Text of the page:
Watch A ‘Lost’ Jean-Luc Godard Film | Film News
It was 62 years ago, 24 years old French filmmaker and French New Wave pioneer, Jean-Luc Godard, made a short film, called Une Femme Coquette (Pretty Woman). The film was uncovered and shared on YouTube this week!
For many French New Wave or independent cinema enthusiasts this is pure gold! Discovering the film now, makes it all the more exciting to spot obvious resemblance to Godard’s most celebrated films such the 1960, Breathless (A Bout De Souffle). In just 9 minutes, non-linear narrative, street shots and bold dialogues are all back in a rush of nostalgia.
The film, credited to Hans Lucas, Godard’s film critic alias, is an adaptation of 19th century French writer Guy de Maupassant‘s short story, The Signal, and was shot in Geneva. It starts with a young married women writing a letter explaining her latest adultery. We are then taken back to the day in question, during which the women observed another women at a window and discovers she is a prostitute. She then challenges herself to do the same.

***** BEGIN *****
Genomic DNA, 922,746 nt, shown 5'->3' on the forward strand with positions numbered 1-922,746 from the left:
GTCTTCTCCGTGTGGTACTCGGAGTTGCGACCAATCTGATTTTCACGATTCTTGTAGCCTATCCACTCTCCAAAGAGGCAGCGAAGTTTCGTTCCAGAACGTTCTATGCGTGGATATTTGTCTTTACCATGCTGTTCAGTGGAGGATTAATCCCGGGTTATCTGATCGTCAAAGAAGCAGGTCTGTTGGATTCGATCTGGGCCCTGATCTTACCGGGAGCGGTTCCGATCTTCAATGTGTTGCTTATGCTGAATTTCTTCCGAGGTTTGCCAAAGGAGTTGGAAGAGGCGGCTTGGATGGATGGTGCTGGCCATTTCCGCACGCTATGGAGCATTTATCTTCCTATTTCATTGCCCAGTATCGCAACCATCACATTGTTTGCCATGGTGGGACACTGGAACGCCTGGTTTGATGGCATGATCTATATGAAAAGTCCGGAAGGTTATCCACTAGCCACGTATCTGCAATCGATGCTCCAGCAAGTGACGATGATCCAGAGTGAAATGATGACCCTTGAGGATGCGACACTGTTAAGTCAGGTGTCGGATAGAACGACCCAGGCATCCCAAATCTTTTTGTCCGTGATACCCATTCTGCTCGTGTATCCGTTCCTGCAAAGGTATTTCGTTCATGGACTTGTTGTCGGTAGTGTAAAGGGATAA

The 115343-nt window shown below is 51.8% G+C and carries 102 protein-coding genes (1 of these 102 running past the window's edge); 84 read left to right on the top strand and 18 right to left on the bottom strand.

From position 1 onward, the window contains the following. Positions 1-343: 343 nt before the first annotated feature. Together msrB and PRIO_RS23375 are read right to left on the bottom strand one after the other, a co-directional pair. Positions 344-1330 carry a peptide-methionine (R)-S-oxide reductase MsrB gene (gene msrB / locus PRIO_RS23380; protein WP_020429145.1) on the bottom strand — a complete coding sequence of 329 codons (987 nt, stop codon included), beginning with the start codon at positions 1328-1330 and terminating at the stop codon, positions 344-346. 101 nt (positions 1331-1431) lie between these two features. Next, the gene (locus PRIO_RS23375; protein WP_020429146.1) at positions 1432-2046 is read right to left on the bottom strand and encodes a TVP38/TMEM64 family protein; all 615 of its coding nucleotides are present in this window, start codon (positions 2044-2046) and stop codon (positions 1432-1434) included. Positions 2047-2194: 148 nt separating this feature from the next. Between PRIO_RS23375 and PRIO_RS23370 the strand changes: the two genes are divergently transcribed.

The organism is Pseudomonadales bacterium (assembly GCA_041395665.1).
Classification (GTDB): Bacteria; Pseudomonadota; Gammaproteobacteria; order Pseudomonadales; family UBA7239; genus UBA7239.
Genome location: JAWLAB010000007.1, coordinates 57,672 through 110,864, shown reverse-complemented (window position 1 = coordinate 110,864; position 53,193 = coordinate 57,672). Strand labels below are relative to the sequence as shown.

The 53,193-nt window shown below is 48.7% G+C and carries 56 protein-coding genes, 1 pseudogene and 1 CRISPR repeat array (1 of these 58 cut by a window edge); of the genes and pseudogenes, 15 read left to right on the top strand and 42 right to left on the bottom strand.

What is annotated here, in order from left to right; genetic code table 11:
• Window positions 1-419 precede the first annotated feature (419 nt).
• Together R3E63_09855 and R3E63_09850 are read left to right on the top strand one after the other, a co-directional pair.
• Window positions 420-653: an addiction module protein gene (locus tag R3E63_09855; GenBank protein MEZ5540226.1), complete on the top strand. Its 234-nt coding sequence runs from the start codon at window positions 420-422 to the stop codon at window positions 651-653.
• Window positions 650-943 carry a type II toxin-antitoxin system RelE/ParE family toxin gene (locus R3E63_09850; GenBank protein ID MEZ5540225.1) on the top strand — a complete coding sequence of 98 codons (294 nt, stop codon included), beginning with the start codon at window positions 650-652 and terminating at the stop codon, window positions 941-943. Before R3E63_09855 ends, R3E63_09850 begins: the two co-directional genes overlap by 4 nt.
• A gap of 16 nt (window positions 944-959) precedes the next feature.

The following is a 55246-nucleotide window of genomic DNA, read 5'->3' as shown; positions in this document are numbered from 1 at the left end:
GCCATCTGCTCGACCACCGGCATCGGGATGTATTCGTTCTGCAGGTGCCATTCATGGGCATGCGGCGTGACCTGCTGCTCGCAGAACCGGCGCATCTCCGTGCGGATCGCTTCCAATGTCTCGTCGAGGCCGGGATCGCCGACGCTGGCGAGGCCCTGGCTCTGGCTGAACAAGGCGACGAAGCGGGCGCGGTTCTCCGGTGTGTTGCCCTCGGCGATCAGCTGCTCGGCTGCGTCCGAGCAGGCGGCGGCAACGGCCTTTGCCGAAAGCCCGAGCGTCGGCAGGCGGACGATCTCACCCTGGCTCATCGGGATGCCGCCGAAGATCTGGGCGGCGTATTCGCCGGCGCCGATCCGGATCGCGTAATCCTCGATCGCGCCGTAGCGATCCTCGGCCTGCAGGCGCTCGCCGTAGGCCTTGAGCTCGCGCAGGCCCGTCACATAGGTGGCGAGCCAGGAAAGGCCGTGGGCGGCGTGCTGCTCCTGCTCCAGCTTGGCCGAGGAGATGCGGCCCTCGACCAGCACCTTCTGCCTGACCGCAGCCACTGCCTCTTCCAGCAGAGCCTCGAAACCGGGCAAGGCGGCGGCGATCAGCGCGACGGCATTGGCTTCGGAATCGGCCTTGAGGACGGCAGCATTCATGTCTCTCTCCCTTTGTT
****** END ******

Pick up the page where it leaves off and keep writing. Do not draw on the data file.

The theme of prostitution is a favorite of Godard, as seen in My Life To Live (Vivre Sa Vie) or even Two Or Three Things I Know About Her (Deux ou Trois Choses que je sais d’elle). It usually represents exploitation and consumerism.
However Godard never accuses the women of unethical behavior but rather the depraved and superficial society in which she was forced into prostitution.
This film should have been used as the basis for his 1966 longer feature, Masculin Féminin. Godard changed his mind and decided to only use Maupassant‘s The Signal as the premise for the “film within the film” the main characters go see at the cinema. Masculin Féminin is about French youth and society in the 1960s and stares Jean Pierre Leaud and real Yé-yé girl, Chantal Goya.
Emblematic figure of French cinema, Jean-Luc Godard has directed 43 feature films, as well as countless shorts and art projects. His comeback in 2014, Goodbye To Language, won the Jury Prize at Cannes.
“The world sentences her to a freedom that tests their virtue. Debauching oneself demands a courage that our time excused too much in the name of prudishness and inattention. Of love, but never of wisdom” (Une Femme Coquette).
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